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Notes on Engineering Health, July 2022

On Creativity

In order to capture the awe-inspiring photographs recently taken by the James Webb Space Telescope, NASA scientists and engineers spent 30 years and $10 billion figuring out how to tightly pack dozens of mechanical limbs and instruments into a package that could be safely delivered to the second Lagrange Point, almost one million miles from the Earth in the exact opposite direction from the sun, and then carefully unfolded and deployed. This effort included a complex origami structure for a 21-foot-wide array of 18 gold-plated mirrors designed to bounce light from the cosmos into the telescope’s ultra-sensitive infrared sensors, as well as a tennis court-sized sunshield made up of five layers of a thin foil-like plastic folded tightly together. The flawless deployment of this complex set of systems was required in order to capture light emitted 13.7 billion years ago, just 100 million years following the Big Bang itself. This astounding engineering feat and the stirring beauty of the resulting pictures blur the line between rational and creative thinking.

How can we describe creative processes? How should we encourage them to take place? And how do they play a role at the intersection of science and engineering?

More than 60 different definitions of creativity can be found in the psychological literature. Perhaps the most widespread conception of creativity in the scholarly literature is that creativity is found in the production of a creative work (for example, a new work of art or a scientific hypothesis) that is both "novel" and "useful."

Graham Wallas, in his work Art of Thought, published in 1926, delineated one of the first models of the creative process. Wallas thought creativity was a legacy of the evolutionary process that allowed humans to quickly adapt to rapidly changing environments. In the Wallas stage model, creative insights may be explained by a process consisting of five stages:

Preparation
Preparatory work on a problem that focuses the individual's mind on the problem and explores the problem's dimensions,

Incubation
The problem is internalized into the subconscious mind and nothing appears externally to be happening,

Intimation
The problem solver gets a "feeling" that a solution is on its way,

Illumination or Insight
The creative idea moves from its subconscious processing into conscious awareness; and

Verification
The idea is consciously verified, elaborated, and then applied.


Building on work related to the idea of divergent production, Ellis Paul Torrance developed the Torrance Tests of Creative Thinking in 1974 in which he described four types of cognitive aptitudes:

Fluency
The total number of interpretable, meaningful, and relevant ideas generated in response to the stimulus,

Flexibility
The number of different categories of relevant responses,

Originality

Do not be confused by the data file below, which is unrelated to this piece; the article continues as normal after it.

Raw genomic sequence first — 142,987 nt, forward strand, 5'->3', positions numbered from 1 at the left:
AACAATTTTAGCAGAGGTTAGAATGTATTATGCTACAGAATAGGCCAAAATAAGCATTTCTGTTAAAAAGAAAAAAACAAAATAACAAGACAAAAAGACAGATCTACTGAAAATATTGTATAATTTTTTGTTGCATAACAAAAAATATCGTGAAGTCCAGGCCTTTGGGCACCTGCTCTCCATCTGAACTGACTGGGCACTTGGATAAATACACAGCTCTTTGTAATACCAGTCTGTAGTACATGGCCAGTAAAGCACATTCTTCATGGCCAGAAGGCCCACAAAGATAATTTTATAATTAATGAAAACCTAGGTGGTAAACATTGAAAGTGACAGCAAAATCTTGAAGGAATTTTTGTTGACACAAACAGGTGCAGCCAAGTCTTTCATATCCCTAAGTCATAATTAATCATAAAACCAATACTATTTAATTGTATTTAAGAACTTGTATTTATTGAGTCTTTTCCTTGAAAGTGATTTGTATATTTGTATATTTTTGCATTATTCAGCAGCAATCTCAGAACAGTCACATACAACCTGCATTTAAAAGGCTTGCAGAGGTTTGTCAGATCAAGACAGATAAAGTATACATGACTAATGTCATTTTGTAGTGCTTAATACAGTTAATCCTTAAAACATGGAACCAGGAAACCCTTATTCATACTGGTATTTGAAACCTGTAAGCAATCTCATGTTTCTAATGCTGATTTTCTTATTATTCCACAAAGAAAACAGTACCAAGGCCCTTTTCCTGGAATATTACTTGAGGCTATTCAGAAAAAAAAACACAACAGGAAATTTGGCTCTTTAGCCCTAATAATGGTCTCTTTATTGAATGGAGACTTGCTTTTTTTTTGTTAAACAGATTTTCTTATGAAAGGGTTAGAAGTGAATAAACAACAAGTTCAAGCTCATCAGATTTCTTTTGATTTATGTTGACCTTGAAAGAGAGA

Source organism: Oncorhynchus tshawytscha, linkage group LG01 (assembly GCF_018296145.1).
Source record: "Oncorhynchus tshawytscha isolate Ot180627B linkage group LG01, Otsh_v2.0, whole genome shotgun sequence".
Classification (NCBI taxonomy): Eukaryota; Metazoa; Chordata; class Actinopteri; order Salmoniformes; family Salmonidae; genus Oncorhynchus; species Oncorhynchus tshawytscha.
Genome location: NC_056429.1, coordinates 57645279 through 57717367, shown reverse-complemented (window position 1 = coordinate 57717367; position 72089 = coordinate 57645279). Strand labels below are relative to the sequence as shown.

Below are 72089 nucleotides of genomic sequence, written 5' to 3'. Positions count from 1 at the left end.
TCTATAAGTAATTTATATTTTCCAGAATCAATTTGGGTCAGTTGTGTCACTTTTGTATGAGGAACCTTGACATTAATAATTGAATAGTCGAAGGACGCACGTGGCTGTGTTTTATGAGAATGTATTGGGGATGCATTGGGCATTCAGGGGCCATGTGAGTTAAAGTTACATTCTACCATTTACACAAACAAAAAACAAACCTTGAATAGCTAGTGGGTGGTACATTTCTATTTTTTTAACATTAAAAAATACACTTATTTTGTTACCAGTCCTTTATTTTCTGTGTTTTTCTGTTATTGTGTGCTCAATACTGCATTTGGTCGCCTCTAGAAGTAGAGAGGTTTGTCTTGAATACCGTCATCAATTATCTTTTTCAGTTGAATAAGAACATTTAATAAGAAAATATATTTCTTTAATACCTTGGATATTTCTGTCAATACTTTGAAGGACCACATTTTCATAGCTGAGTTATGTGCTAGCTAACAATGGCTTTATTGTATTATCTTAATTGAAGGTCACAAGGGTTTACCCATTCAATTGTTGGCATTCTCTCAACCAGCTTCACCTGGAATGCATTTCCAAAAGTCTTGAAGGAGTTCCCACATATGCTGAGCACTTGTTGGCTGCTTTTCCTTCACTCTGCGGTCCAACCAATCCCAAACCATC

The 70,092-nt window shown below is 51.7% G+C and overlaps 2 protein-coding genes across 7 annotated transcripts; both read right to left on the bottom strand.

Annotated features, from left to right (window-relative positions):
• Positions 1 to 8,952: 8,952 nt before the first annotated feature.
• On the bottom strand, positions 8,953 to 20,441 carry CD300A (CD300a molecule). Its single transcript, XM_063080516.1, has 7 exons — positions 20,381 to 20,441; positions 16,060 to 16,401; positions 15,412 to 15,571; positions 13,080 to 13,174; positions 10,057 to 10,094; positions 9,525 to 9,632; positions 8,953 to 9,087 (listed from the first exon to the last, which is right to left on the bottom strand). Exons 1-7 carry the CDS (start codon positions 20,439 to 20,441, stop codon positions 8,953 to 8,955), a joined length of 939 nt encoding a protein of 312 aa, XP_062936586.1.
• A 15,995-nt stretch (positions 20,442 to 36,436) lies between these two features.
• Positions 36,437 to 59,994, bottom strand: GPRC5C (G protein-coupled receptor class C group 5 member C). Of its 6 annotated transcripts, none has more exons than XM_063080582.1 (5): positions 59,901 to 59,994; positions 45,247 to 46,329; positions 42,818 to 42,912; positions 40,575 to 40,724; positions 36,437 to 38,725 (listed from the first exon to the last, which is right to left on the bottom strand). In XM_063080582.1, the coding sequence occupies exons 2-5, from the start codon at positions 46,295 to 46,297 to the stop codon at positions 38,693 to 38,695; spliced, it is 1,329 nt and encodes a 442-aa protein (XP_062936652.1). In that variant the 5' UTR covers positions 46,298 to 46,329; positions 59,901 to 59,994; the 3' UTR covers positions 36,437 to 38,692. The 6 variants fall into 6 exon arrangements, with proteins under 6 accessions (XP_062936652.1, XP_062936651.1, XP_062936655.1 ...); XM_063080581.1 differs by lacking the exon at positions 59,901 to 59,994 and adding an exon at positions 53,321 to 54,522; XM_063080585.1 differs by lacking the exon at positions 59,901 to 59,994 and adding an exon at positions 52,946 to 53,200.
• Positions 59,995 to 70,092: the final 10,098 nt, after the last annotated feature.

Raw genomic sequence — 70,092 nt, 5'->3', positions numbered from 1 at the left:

The statistical rarity of such responses), and

Elaboration
The amount of detail in such responses.
 

An additional meta-cognitive trait, which is often underrated, is the ability to allow oneself to transgress rules thereby imagining out-of-the-box ideas. 

Neither Wallas’ process, nor Torrance’s aptitudes are in any way innate. Instead, they can be learned, enhanced, or tempered. 

A recent study conducted by researchers at the Olin Business School at Washington University in St. Louis and published in the Journal of Applied Psychology discovered that rewarding first-time producers of successful novel ideas with an award or recognition can significantly decrease the likelihood that they will produce future creative work. Through both a retrospective analysis and a prospective study, they discovered that awards tended to fix the creators’ identity in the “creative type,” which put additional pressure on the awardee to maintain their status as a brilliant creator. In response, the awardees more frequently self-censured their ideas for fear of never matching the quality of their first, award-winning opus.

The Olin researchers conclude their paper by suggesting rules for awards that would foster repeated creative behavior rather than blocking it:

  1. Ensure the award recognizes both the outcome and the process,
  2. Reward both success and learning from failure, and
  3. Glorify repeated instances of creative work rather than one occurrence

It is no coincidence that the James Webb Space Telescope was a government-driven project, and, although there were pressures around time and budget, NASA successfully played the role of the greater fool, adopting a view long enough to allow room for the enormous creativity necessary to achieve the launch and deployment of the system. Whether it is about packing mirrors into a rocket ship, writing a rule-breaking novel, integrating decentralized networks and renewable energy production systems to prevent further climate disasters, or designing new tools to interrogate the genome or create new chemistries, creativity is a skill and a mindset that needs to be taught and fostered much the same way we teach and support its rational counterpart through STEM courses and degrees. How to support these endeavors while balancing the requirements and goals of private enterprises is the difficult line our industry works on every day.  

Jonathan Friedlander, PhD & Geoffrey W. Smith